Caudwell Children CEO Trudi Beswick responds to Chancellor's Spring Statement

The Chancellor, Rishi Sunak yesterday [Wed, 23 March] set out a series of measures in his Spring Statement.

Today’s announcements come amid a deepening cost of living crisis that is squeezing the incomes of people across the U.K. – and having a disproportionate impact on disabled people.

The key announcements in the Statement included:

  • Fuel duty will be cut for only the second time in 20 years, by 5p a litre for a full 12 months.
  • Household support fund doubled to £1bn to support councils to make one-off relief payments to those in need.
  • VAT rate for households installing solar panels, heat pumps or insulation cut from 5% to zero.
  • A 1.25% National Insurance contribution hike to go ahead later this year.
  • But the National Insurance contributions threshold will be increased in line with personal income tax allowance of £12,750.
  • Basic rate of income tax to be cut by 1% (to 19%) in 2024.

 

Caudwell Children’s Chief Executive, Trudi Beswick, has responded to the Chancellor’s statement by calling for more direct support for disabled people.

Caudwell Children CEO, Trudi Beswick, said:

It’s impossible to avoid the rising cost of living in the U.K.

At Caudwell Children we see it every single day in the conversations we have with worried and frustrated families that are supported by our Warm Homes service.

The people we support through Warm Homes are all parents of disabled children. They know that it’s more expensive to run a household if someone in your family is disabled.

Often hundreds of pounds a month more expensive if you use life-saving equipment such as a ventilator or feeding pump – or if you rely on an electric wheelchair.

So it’s disappointing that today’s Statement did not acknowledge disabled people directly in any way.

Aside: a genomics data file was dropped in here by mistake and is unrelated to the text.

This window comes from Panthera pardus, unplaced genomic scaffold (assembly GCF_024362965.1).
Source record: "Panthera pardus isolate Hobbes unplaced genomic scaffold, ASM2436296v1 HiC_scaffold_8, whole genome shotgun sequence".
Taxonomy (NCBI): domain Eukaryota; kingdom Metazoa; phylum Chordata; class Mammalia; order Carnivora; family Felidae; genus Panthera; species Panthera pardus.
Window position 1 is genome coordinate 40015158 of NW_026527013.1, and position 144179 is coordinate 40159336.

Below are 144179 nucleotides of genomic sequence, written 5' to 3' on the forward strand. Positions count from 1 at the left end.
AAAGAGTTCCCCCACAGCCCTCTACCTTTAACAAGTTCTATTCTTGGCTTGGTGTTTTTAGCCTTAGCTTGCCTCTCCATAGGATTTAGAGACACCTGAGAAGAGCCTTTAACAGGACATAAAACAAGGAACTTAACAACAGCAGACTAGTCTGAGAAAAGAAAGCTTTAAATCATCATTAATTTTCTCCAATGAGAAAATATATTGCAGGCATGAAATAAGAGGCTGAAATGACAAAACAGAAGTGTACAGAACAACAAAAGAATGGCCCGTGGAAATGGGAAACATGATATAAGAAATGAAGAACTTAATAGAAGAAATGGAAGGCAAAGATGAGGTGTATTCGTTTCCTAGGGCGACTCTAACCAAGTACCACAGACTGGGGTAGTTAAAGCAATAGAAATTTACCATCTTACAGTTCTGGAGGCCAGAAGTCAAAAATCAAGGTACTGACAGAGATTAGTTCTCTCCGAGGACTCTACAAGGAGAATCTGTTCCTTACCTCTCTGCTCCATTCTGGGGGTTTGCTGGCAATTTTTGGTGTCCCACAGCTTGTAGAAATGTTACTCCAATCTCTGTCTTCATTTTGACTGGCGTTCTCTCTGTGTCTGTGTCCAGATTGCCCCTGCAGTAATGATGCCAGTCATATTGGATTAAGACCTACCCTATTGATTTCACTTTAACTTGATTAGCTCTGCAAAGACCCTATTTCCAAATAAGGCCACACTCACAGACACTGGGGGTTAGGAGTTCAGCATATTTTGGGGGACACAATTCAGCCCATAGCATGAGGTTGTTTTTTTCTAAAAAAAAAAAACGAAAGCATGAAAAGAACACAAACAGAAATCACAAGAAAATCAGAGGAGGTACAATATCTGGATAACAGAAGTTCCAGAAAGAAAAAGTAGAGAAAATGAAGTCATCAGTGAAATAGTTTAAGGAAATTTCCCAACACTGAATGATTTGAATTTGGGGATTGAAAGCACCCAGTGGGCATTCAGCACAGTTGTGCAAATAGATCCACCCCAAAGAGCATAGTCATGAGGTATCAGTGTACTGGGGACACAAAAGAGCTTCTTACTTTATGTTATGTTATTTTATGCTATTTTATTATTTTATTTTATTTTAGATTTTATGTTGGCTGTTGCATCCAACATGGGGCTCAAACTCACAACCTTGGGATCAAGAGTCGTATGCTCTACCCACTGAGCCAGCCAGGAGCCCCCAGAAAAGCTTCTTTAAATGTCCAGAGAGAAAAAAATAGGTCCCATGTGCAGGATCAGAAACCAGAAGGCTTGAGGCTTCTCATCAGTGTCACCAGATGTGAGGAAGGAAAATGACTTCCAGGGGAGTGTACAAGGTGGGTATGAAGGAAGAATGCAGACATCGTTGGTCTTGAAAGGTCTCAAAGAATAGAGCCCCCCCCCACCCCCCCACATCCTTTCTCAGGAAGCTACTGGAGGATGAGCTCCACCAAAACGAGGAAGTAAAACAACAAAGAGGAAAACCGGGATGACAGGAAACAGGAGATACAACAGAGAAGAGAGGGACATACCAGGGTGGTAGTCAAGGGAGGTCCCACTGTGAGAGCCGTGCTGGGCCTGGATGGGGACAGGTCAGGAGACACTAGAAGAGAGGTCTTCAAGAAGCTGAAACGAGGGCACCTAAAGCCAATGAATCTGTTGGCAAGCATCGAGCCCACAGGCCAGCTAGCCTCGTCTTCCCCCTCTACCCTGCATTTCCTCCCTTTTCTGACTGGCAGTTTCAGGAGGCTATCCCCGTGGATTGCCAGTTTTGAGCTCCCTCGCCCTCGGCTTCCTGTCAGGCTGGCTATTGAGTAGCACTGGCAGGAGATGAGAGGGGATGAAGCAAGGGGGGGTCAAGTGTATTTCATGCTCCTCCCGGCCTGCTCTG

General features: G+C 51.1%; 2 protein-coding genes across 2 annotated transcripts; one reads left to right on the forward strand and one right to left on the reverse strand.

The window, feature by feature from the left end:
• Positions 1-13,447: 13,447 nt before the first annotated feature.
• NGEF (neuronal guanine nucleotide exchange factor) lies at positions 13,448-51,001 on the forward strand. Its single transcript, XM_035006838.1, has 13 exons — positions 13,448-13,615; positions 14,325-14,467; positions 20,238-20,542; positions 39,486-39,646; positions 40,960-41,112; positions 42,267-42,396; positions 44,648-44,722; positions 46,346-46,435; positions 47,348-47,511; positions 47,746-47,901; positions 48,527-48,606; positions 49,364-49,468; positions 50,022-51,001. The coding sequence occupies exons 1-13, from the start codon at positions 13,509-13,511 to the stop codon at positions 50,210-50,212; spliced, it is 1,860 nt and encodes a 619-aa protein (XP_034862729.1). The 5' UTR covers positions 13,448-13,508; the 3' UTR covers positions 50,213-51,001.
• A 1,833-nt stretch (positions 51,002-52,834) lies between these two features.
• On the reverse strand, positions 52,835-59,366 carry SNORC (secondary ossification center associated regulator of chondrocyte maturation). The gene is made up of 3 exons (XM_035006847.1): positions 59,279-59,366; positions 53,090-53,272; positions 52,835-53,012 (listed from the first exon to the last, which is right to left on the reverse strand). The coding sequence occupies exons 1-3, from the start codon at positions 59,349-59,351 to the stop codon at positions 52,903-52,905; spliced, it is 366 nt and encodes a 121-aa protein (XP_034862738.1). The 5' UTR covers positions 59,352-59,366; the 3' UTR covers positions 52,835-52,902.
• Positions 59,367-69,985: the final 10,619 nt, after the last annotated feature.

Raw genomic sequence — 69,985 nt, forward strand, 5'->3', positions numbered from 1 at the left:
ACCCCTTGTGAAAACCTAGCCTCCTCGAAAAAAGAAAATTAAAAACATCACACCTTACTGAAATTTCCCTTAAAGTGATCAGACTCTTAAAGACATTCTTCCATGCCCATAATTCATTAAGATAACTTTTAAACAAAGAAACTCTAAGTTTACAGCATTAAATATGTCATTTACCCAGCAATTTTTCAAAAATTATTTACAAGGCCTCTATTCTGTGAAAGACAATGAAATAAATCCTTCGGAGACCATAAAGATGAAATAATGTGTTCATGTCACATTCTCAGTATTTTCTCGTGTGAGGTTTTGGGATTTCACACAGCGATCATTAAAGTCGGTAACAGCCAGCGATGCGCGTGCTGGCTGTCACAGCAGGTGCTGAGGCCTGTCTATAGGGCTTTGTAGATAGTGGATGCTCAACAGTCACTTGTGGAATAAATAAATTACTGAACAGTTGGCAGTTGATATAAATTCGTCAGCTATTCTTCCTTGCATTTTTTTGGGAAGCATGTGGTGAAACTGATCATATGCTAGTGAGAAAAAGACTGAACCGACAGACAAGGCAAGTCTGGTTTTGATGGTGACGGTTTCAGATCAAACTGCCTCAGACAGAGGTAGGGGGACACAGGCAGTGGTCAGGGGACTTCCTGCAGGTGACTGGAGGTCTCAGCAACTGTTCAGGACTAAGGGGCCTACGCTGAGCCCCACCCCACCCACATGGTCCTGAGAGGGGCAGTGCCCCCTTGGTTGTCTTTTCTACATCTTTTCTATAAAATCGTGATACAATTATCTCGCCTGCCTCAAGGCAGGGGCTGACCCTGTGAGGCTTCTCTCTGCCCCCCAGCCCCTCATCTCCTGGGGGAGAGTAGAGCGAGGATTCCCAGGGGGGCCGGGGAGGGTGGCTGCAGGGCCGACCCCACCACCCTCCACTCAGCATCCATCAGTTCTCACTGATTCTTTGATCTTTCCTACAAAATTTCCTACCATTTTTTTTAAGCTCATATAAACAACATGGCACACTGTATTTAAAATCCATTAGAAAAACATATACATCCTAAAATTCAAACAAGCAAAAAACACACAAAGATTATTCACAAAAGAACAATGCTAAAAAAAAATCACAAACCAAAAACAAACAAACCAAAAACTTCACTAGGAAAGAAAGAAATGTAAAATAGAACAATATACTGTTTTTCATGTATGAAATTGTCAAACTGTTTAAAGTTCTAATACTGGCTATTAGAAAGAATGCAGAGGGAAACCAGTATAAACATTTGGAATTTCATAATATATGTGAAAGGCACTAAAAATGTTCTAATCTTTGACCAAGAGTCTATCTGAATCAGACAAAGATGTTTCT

With rising energy prices, increasing fuel and food costs, and a real-terms cut to benefit levels due to hit in April, disabled people need extra support.

An estimated 400,000 disabled children in the U.K. live in poverty. Inflation levels jumped to 6% this week, so it’s very likely that number will rise without further support.

The changes to National Insurance thresholds, supporting councils to make one-off relief payments, and a reduction to fuel duty will help a little, but it’s not the targeted support that people tell us they need.

There’s only so much we can do through services like Warm Homes.

With more unprecedented energy prices increases predicted, it’s vital that:

  • extra financial support is offered for disabled people in fuel-poor households, and
  • the benefits that disabled people receive are lifted to match inflation levels.

Caudwell Children and other charities stand ready to support disabled children and the families in every way that we can, but it’s clear that today’s Statement does not go far enough to shield them from the soaring cost of living.

We hope the Chancellor will reconsider urgently.